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Pediatric stroke gives parents new perspective

Wes Roitman got a surprise call at work last fall that every parent dreads.

His 14-year-old son, Aaron, had hit his head and was on his way to the emergency room.

Wes rushed over worried, but when he arrived, he shook his own head in disbelief at what the doctors were saying.

Aaron didn’t hit his head. He had suffered a stroke.

Wes remembered trying to wrap his head around what had happened, thinking, “But kids don’t have strokes.”

Unfortunately, they do.

In fact, as many as 10 kids in every 100,000 suffer a stroke in Canada.

What started as a typical day…

Aaron went to school that day and felt fine, his mom, Lisa, recalled. “He left the house in the morning perfectly healthy,” she said.

In gym class, he took part in an endurance test. He scored much lower than previous tests, and then felt fatigued.

He sat down, and suddenly lost all energy and fell backwards.

Aaron had no history of health problems and was very athletic and active. The cause of the stroke remains a mystery.

The stroke left Aaron’s left arm completely paralyzed and he couldn’t walk.

After being treated at SickKids, Aaron was transferred to Holland Bloorview where he spent three months as an inpatient, benefitting from the hospital’s physiotherapy, occupational therapy and other services. He continues using outpatient services today.

Comforting coordination

“When we got to Holland Bloorview, it was an amazing reception,” said Lisa. “I loved how all the different disciplines worked as a cohesive team.

“We always felt like everybody knew what was going on with Aaron,” she added. “He would have a nosebleed during a physio session and we’d go upstairs ten minutes later and everybody on the floor already knew about the nosebleed.”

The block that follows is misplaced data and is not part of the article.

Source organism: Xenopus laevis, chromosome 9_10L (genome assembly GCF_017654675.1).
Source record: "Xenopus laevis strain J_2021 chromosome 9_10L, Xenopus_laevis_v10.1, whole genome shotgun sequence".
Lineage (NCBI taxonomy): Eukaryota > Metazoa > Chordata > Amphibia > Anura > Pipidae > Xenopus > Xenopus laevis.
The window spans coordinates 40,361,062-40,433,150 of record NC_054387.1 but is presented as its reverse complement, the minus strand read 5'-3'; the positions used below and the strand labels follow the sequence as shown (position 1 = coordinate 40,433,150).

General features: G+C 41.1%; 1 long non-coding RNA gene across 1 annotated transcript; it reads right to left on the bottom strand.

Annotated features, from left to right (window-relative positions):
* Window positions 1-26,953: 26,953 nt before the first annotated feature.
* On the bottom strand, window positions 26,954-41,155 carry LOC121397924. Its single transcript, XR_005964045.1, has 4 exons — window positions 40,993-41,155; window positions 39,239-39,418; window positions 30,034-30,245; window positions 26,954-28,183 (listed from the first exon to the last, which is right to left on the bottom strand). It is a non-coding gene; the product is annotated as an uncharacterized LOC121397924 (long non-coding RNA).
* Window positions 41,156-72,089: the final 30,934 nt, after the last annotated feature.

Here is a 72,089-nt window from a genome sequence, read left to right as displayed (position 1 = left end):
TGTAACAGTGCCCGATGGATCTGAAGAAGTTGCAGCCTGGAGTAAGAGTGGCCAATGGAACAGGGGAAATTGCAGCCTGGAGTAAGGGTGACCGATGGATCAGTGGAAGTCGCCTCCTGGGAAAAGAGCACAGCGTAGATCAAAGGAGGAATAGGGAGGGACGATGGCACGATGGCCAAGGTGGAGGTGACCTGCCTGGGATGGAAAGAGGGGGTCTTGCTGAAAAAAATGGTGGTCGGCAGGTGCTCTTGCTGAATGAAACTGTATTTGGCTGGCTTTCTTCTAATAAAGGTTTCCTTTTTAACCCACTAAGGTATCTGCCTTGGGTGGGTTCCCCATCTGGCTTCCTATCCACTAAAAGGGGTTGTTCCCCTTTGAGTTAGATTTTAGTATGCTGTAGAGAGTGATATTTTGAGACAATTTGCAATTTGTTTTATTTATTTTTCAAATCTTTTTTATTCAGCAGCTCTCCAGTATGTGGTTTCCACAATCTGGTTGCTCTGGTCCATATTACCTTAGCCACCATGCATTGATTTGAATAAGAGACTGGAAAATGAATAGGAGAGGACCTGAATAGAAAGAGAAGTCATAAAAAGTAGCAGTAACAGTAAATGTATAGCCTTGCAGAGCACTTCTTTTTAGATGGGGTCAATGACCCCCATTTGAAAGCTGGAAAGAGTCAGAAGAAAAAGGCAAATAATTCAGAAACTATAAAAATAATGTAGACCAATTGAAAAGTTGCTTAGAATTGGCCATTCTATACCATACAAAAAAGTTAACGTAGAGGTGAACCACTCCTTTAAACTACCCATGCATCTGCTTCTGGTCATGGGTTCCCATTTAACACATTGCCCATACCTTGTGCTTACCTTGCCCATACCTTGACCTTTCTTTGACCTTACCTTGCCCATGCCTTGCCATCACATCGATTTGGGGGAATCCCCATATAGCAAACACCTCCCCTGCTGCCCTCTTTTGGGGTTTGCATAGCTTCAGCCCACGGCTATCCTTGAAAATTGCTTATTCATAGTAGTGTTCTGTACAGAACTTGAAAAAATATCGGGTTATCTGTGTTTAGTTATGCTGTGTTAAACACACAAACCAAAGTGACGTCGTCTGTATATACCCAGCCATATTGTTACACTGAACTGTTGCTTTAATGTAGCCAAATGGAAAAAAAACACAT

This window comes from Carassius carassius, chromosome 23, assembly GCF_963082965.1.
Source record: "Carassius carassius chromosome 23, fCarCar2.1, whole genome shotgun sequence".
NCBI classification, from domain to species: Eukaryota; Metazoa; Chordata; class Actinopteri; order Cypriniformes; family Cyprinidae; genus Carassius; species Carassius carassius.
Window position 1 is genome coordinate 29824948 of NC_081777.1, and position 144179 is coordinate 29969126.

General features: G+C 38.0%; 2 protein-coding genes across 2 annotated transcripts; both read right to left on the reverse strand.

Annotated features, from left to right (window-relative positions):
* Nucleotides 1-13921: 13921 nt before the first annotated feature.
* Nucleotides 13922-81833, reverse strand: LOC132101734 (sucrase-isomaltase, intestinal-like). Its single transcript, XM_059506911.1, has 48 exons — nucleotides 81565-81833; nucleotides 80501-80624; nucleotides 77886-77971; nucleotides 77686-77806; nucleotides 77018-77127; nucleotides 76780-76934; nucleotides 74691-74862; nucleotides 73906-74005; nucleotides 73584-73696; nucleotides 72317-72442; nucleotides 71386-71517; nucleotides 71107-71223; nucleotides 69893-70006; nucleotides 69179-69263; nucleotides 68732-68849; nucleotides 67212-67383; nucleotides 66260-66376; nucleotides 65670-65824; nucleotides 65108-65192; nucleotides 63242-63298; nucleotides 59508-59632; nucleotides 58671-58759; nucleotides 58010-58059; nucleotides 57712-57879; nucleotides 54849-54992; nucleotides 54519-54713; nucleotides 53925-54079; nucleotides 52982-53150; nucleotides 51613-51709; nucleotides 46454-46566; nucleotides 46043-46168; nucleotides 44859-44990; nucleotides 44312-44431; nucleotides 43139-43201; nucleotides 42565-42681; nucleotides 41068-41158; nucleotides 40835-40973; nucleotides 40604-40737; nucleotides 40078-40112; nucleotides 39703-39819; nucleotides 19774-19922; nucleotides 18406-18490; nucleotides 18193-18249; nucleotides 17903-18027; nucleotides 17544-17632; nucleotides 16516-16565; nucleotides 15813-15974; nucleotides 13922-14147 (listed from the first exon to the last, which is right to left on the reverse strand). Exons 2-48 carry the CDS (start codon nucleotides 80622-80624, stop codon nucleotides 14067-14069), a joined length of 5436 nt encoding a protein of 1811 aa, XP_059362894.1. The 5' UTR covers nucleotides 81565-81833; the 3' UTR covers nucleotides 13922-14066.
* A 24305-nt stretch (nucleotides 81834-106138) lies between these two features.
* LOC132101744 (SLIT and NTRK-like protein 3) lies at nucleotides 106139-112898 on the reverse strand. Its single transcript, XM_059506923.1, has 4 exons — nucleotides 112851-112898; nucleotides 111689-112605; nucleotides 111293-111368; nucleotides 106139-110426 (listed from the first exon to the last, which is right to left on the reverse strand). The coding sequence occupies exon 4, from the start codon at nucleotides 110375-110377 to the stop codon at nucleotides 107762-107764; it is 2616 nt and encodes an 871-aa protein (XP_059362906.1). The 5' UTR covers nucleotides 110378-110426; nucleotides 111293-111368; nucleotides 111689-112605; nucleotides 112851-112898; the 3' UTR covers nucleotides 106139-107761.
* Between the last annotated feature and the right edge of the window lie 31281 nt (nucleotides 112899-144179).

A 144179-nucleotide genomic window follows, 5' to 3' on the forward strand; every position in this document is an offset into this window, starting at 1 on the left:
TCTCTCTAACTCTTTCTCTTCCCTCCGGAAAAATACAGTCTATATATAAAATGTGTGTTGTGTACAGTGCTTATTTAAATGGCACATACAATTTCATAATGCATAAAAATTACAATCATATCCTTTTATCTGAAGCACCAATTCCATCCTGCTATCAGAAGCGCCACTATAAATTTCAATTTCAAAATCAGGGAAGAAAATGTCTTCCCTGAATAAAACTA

Still Aaron’s recovery journey hasn’t been easy.

“It’s been hard, because he’s a guy who’s good at a lot of things,” said Lisa. “I’d like to say he marched on without a bump, but there were lots of bumps, but he persevered, he’s a strong kid.”

So too are Aaron’s parents, because while Aaron’s stroke was a traumatic life-changing event for the entire family, Wes and Lisa have gone out of their way to give back, making a donation of $100,000 to Holland Bloorview.

Focused on helping other families

“The donation was in part to thank Holland Bloorview for taking care of Aaron, and in part to help them do the same for other families who find themselves in the same circumstances we faced,” said Wes.

Wes also recently joined Holland Bloorview Foundation’s Board.

“Your world is turned upside down with a sick child and you’re crossing paths with other families going through the same thing,” he said. “It’s a mind blowing experience that puts things in perspective. So when you’re asked to help with something like this, how can you say no?”

Aaron finds his rhythm

As Wes begins his Board membership, Aaron continues to improve.

“He walks with just a minor limp and his left arm and fingers don’t move as well as his right but they are getting stronger, so it’s been significant changes compared to when he first had the stroke,” said Lisa.

Aaron is back at school and taking just shy of a full course load. With a passion for math and science, his grades are back up to what they were before the stroke.

He’s also back with the school band, playing percussion, and is beginning to play piano again – all music to Wes’ and Lisa’s ears.

“Holland Bloorview played a significant role in helping him be as healthy as he is now, and that’s why we felt we had to give back,” said Lisa. “We want to continue to be involved because it really is a special place.”